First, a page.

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FAO Food Price Index

The FAO Food Price Index is a measure of the monthly change in international prices of a basket of food commodities. It consists of the average of five commodity group price indices, weighted with the average export shares of each of the groups for 2002-2004.

Monthly release dates for 2014: 09 January, 06 February, 06 March, 03 April, 08 May, 05 June, 03 July, 07 August, 11 September, 09 October, 06 November, 04 December.

Please note that the November 2013 release of the FAO Food Price Index (FFPI) introduced a number of revisions to the way the FFPI is calculated, including changes to its commodity coverage. The changes introduced did not significantly alter the values of the series. The revised FFPI has also been extended back to 1961.

For more detailed information (in all languages) please see the special feature article of the November 2013 issue of the Food Outlook. An expanded version of the article, which contains more technical background is available in English only.

The FAO Food Price Index falls for the third consecutive month, mainly on lower cereal and vegetable oil prices

Release date: 03/07/2014

» The FAO Food Price Index averaged 206.0 points in June 2014, down 3.8 points (1.8 percent) from May and nearly 6 points (2.8 percent), below June 2013. Last month’s decline, which was the third in succession, was largely the result of a marked drop in cereal and vegetable oil prices, following further improvements in global production prospects. Although sugar and dairy quotations also edged lower, the falls were far less pronounced. On the other hand, meat prices held steady.

» The FAO Cereal Price Index averaged 196.2 points in June, down 10.9 points (5.2 percent) from a revised* value in May and 36.2 points (15.6 percent) below last year. The slide was mainly caused by a weakening of wheat and maize quotations, both of which fell by close to 7 percent, a reflection of a further improvement in world crop prospects and diminishing concerns over disruption of shipments from Ukraine.  By contrast, rice prices were marginally up from May, mostly reflecting the suspension of large public stock sales in Thailand.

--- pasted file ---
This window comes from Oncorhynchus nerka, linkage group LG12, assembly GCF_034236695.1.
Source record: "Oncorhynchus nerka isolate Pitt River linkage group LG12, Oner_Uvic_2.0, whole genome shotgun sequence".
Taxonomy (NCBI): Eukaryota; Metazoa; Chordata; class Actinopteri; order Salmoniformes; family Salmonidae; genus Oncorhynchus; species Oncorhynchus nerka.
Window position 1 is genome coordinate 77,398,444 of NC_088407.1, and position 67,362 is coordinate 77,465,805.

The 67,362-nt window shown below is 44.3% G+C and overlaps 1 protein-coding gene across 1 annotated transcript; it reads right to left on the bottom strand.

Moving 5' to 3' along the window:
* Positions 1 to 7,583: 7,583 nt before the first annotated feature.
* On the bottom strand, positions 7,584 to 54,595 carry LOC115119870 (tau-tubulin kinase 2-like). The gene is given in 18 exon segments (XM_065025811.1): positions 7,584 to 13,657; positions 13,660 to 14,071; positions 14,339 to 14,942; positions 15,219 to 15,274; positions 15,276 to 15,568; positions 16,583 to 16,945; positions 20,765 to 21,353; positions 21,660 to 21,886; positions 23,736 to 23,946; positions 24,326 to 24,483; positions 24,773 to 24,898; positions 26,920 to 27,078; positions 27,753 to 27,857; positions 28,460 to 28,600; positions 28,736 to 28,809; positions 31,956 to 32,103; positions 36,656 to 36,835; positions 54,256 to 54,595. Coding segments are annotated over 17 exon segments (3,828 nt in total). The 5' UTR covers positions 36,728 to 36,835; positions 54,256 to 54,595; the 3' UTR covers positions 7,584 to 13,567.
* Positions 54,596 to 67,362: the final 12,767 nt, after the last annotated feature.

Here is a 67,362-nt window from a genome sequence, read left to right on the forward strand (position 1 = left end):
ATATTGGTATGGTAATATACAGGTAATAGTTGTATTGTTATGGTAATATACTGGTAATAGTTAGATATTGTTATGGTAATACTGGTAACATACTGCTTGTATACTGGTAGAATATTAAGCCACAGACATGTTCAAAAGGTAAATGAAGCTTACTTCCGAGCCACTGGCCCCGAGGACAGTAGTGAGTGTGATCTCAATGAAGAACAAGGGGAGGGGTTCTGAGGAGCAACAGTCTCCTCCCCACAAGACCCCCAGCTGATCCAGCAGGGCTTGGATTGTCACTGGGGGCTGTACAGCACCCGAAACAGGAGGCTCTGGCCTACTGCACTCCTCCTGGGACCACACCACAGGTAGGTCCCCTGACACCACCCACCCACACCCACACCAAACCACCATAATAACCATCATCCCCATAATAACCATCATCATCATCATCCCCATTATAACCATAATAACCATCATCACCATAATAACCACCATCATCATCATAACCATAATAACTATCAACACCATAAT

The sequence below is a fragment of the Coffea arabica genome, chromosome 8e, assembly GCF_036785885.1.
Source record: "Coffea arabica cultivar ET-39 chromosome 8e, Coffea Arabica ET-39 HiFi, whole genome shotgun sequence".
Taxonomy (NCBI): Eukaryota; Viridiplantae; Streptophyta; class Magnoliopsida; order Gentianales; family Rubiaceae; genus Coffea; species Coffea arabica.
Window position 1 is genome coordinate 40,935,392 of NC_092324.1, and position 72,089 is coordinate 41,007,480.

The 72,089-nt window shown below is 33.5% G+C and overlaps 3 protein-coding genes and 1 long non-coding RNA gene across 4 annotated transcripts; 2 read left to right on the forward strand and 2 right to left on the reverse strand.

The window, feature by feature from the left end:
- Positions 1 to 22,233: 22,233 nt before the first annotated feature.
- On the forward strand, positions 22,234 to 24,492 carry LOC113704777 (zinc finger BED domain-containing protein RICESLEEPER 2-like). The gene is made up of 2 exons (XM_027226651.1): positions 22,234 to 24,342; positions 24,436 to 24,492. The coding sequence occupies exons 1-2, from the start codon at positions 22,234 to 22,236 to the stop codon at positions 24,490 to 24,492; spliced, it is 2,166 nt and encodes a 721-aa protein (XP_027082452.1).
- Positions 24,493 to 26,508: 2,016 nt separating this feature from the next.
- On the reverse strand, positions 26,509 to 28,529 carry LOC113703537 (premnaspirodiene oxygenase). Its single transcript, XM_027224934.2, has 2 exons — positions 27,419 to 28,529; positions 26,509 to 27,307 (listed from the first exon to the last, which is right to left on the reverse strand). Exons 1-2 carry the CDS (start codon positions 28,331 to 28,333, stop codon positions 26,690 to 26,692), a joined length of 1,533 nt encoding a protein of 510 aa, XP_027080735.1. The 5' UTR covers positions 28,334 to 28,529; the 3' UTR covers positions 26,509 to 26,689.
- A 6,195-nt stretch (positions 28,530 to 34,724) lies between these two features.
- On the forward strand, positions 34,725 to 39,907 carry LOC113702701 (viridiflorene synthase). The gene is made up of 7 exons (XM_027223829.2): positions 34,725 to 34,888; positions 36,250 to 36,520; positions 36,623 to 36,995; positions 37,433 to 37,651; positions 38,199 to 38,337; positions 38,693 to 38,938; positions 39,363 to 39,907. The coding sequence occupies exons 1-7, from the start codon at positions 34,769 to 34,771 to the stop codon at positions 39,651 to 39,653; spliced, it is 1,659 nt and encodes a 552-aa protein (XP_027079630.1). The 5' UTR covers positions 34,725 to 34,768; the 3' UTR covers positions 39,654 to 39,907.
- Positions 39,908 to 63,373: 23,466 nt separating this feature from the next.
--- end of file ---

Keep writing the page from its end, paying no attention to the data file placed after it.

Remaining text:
» The FAO Vegetable Oil Price Index averaged 188.9 points in June, down 6.4 points (3.3 percent) from May and 4.6 points (2.4 percent) below June 2013. Quotations for palm oil, the most widely traded edible oil, fell to a 9-month low last month, as seasonally high output coincided with subdued global import demand. Similarly, soy oil prices dropped to a 4-year trough on abundant availabilities in South America and anticipation of a record world soybean production in 2014/15. Prospects of ample sunflower and rapeseed oil supplies in 2014/15 also weighed on the index.

» The FAO Dairy Price Index averaged 236.5 points in June, down 2.5 points (1.0 percent) over May and 9.7 points (4 percent) less year-on-year. The decline in June was substantially less than in the previous three months, suggesting that the downward price adjustment may be coming to an end. At the product level, large supply of milk powders continued to weigh on the market, while a firm import demand has kept cheese prices on the rise.

» The FAO Meat Price Index averaged 194.2 points in June, 1.4 points (0.7 percent) more than in May and 14.6 points (8.1 percent) above last year. The June increase of the index was principally due to a continuing strengthening of pigmeat prices, as world supplies were constrained in recent months by an outbreak of Porcine Epidemic Diarrhea virus in the United States. Bovine and ovine meat quotations also moved seasonally higher, while prices for poultry meat were little changed. 

» The FAO Sugar Price Index averaged 258 points in June, down 1.2 point (0.5 percent), from May, but still 15.4 points (6.4 percent) up from last year. Despite this month’s marginal decline, the market remains concerned about the possible effects of a recurring El Niño weather anomaly that could exacerbate the anticipated fall of global output. Already, indications of below average monsoon rains are pointing to a possible production shortfall in India, the second largest world sugar producer after Brazil and top world sugar consumer.

* The small revision since 2013 reflects slight changes to the IGC wheat index, which is used for the calculation of FAO cereal index.

 

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